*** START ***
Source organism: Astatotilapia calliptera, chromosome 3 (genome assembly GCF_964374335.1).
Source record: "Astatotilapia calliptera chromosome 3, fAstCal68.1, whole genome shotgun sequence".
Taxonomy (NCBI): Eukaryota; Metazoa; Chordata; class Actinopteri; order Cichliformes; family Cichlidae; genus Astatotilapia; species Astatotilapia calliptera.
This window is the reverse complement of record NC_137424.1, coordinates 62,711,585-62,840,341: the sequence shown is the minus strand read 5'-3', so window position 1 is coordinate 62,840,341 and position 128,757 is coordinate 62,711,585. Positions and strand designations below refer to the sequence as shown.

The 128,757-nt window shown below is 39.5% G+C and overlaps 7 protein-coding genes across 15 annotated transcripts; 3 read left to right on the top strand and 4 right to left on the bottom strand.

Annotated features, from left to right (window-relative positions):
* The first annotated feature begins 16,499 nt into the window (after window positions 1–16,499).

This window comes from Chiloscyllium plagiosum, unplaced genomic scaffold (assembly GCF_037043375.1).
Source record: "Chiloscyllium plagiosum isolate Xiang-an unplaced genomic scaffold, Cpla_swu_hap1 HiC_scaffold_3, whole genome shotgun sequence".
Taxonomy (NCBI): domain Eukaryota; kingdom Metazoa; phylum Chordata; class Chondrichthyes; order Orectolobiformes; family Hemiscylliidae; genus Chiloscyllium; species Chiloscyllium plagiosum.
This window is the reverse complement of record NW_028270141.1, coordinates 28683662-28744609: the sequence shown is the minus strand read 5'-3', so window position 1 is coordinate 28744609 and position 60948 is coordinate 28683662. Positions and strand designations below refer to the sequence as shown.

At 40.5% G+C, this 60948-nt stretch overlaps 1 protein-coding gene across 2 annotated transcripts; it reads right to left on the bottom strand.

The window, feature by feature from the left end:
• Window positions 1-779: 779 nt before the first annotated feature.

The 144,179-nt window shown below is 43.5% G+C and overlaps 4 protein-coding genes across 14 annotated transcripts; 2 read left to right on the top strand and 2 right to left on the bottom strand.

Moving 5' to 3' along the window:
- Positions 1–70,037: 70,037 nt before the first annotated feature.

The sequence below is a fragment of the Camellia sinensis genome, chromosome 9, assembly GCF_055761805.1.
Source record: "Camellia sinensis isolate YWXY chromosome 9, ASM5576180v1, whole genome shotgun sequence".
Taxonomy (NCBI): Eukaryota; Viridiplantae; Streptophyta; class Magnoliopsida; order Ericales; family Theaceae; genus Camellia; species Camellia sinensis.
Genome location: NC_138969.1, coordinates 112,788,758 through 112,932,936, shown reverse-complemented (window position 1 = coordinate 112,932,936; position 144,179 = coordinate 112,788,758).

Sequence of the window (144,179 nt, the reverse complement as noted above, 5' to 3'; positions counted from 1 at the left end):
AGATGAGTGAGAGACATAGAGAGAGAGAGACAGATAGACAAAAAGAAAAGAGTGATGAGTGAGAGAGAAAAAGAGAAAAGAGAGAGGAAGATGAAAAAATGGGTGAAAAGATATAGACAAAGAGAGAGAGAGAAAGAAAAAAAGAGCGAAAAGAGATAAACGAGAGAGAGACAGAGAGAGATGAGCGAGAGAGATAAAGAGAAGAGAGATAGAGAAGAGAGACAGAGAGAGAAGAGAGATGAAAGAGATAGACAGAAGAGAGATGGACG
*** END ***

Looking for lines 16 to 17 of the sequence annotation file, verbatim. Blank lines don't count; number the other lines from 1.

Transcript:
Moving 5' to 3' along the window:
- Positions 1–70,037: 70,037 nt before the first annotated feature.